Veterinary Council changes cause controversy

A number of vets around the country have expressed serious reservations about changes by the Veterinary Council of Ireland to the code of professional conduct for veterinary practitioners.

Erica Borge – who is a partner in Ceithre Cos Vet Clinic in Tulla, east Clare – said she had a number of concerns about the changes. “There is an exodus of farmers from the west of Ireland and if you are selling a practice, it has to have business potential.

While the small animal side of mixed practice has expanded hugely over the last couple of decades, large animal business has declined – especially with the loss of brucellosis testing.

“I have had accountants recently evaluating the practice, and was told that goodwill has reduced in value significantly,” she added.

Erica said it was unlikely the clients in an area such as east Clare could sustain the increased prices likely to be introduced by big corporates – which, she contended, would push diagnostics in small animals aggressively.

“From an ethical point of view, in our practice, we look after every animal. With a corporate takeover, it is likely that the approach would be far more businesslike and that animals would suffer where clients don’t have pet insurance.”

Increased prices to farmers would not necessarily result in higher salaries to vets, she said. She fears the change in rules will reduce scope for career progression for vets, and add to the current crisis in hiring staff.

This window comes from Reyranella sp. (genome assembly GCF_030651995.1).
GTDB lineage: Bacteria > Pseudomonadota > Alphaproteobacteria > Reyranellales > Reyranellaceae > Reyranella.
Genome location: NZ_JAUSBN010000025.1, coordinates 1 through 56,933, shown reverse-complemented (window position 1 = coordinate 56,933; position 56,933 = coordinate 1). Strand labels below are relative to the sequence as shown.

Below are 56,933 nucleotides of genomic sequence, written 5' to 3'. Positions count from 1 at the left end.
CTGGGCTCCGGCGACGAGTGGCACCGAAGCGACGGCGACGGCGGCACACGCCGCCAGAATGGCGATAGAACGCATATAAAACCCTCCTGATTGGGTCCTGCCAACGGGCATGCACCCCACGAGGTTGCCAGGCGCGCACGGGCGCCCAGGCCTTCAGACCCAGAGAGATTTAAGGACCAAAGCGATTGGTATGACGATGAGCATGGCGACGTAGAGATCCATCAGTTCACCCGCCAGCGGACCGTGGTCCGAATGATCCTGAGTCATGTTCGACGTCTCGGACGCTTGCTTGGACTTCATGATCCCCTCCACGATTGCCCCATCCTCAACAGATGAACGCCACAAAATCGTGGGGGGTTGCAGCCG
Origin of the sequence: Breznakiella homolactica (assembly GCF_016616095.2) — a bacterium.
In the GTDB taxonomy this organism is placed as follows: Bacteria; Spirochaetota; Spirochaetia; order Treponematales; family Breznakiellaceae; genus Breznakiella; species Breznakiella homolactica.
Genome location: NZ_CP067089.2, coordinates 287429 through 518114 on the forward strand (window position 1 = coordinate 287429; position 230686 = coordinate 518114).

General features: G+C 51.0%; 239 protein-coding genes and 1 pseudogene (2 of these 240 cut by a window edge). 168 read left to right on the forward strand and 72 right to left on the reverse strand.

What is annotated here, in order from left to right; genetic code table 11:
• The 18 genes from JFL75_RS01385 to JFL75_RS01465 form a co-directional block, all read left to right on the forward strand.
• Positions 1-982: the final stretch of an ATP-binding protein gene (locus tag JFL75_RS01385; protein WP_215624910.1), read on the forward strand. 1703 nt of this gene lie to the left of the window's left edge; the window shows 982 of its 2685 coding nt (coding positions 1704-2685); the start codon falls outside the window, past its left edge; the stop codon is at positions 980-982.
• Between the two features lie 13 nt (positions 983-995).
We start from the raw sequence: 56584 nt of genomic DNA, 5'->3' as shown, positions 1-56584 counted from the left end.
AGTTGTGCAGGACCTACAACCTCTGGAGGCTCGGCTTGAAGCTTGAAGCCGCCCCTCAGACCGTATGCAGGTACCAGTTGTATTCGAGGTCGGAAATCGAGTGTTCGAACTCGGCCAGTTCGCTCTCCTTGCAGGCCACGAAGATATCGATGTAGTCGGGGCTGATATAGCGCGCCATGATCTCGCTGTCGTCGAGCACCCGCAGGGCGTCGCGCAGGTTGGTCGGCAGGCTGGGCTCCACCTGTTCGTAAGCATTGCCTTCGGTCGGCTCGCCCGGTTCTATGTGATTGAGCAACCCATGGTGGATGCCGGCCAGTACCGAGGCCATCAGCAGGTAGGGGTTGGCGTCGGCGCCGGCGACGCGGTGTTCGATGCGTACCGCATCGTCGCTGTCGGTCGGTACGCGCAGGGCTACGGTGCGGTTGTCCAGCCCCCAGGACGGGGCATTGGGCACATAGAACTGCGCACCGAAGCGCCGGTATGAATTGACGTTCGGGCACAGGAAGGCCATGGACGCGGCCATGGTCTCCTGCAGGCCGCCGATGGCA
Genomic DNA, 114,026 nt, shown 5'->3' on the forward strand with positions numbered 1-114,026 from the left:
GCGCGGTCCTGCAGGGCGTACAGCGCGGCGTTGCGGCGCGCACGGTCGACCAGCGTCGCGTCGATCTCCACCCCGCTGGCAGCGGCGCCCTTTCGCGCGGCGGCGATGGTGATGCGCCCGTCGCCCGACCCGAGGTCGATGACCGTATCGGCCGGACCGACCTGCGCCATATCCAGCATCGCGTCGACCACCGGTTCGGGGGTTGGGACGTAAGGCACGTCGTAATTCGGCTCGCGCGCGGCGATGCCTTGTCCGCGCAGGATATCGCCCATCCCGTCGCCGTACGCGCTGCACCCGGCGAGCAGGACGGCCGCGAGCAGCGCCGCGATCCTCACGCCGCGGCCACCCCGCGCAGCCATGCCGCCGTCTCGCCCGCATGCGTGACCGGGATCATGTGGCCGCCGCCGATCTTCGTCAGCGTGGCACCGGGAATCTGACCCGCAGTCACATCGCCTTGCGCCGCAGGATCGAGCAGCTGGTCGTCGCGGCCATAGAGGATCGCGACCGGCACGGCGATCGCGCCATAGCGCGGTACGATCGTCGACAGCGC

“My biggest worry currently is hiring staff. On the plus side, maybe the big companies coming in would do massive marketing exercises and attract young vets to stay in the country. Maybe a fault with the existing approach is that practices haven’t marketed themselves to new graduates, the majority of whom emigrate,” she said.

Vivienne Phelan, a final year veterinary student from Co. Laois, who plans to work in a mixed practice when she graduates, also expressed concern. “Changes are coming down the tracks in the way veterinary practices are owned and managed in Ireland.

“Progress cannot happen without change and it is natural for a profession to develop over time.

Vivienne Phelan

“With corporations taking over ownership of practices as opposed to vets, however, the possibility exists that the focus will be shifting to the bottom line and away from patient care and animal welfare.”

Veterinary surgeons have a duty of care to patients but corporations do not have the same obligation, she contended.

“My worry would be that in an effort to rationalise costs and improve efficiency, corners may be cut which could adversely impact patient outcomes and client satisfaction.

“Cows don’t stop calving at 6:00pm, and I am concerned that farm animal out-of-hours work will not be facilitated to the same extent as it is currently, due to the work being uneconomical,” said Vivienne, who is from Stradbally, and is involved with Portlaoise Macra na Feirme.

There is generally great trust built up between farmers and vets and it is vital this trust isn’t jeopardised for the sake of business interests.

“On the other hand, with the growth of larger practices, working in Ireland could become more attractive for new graduates due to improved working conditions, increased support and training, and UK-style graduate programmes,” Vivienne said.